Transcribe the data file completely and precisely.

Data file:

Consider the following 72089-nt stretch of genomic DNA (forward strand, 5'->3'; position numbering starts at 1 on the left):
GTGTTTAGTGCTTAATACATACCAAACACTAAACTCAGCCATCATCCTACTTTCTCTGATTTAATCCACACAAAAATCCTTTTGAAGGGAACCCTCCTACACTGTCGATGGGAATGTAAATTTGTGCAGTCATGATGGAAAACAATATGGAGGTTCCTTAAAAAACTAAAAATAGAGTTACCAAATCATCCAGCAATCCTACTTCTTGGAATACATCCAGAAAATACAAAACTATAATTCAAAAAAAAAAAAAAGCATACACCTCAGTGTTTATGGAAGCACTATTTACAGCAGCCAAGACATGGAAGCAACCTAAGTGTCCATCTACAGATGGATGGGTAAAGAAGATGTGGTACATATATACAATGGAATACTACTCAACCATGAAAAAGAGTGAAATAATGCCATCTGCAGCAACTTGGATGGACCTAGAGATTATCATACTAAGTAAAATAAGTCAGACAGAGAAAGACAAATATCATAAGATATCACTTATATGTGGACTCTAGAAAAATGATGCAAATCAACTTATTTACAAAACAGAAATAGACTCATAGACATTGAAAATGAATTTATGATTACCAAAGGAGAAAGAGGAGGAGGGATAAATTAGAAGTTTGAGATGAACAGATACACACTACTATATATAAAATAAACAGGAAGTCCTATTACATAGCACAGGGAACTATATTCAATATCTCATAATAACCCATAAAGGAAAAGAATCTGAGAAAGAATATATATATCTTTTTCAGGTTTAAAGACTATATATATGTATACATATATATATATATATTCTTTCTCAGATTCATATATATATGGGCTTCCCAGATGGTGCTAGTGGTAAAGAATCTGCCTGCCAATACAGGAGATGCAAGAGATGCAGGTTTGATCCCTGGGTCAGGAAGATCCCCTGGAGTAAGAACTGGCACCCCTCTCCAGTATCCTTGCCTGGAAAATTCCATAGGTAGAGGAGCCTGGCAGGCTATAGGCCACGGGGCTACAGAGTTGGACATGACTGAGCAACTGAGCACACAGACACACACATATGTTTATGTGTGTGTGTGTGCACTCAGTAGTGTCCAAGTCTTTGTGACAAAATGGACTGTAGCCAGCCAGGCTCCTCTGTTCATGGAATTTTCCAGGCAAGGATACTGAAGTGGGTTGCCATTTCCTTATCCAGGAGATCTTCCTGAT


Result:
Consider the following 72089-nt stretch of genomic DNA (forward strand, 5'->3'; position numbering starts at 1 on the left):
GTGTTTAGTGCTTAATACATACCAAACACTAAACTCAGCCATCATCCTACTTTCTCTGATTTAATCCACACAAAAATCCTTTTGAAGGGAACCCTCCTACACTGTCGATGGGAATGTAAATTTGTGCAGTCATGATGGAAAACAATATGGAGGTTCCTTAAAAAACTAAAAATAGAGTTACCAAATCATCCAGCAATCCTACTTCTTGGAATACATCCAGAAAATACAAAACTATAATTCAAAAAAAAAAAAAAGCATACACCTCAGTGTTTATGGAAGCACTATTTACAGCAGCCAAGACATGGAAGCAACCTAAGTGTCCATCTACAGATGGATGGGTAAAGAAGATGTGGTACATATATACAATGGAATACTACTCAACCATGAAAAAGAGTGAAATAATGCCATCTGCAGCAACTTGGATGGACCTAGAGATTATCATACTAAGTAAAATAAGTCAGACAGAGAAAGACAAATATCATAAGATATCACTTATATGTGGACTCTAGAAAAATGATGCAAATCAACTTATTTACAAAACAGAAATAGACTCATAGACATTGAAAATGAATTTATGATTACCAAAGGAGAAAGAGGAGGAGGGATAAATTAGAAGTTTGAGATGAACAGATACACACTACTATATATAAAATAAACAGGAAGTCCTATTACATAGCACAGGGAACTATATTCAATATCTCATAATAACCCATAAAGGAAAAGAATCTGAGAAAGAATATATATATCTTTTTCAGGTTTAAAGACTATATATATGTATACATATATATATATATATTCTTTCTCAGATTCATATATATATGGGCTTCCCAGATGGTGCTAGTGGTAAAGAATCTGCCTGCCAATACAGGAGATGCAAGAGATGCAGGTTTGATCCCTGGGTCAGGAAGATCCCCTGGAGTAAGAACTGGCACCCCTCTCCAGTATCCTTGCCTGGAAAATTCCATAGGTAGAGGAGCCTGGCAGGCTATAGGCCACGGGGCTACAGAGTTGGACATGACTGAGCAACTGAGCACACAGACACACACATATGTTTATGTGTGTGTGTGTGCACTCAGTAGTGTCCAAGTCTTTGTGACAAAATGGACTGTAGCCAGCCAGGCTCCTCTGTTCATGGAATTTTCCAGGCAAGGATACTGAAGTGGGTTGCCATTTCCTTATCCAGGAGATCTTCCTGAT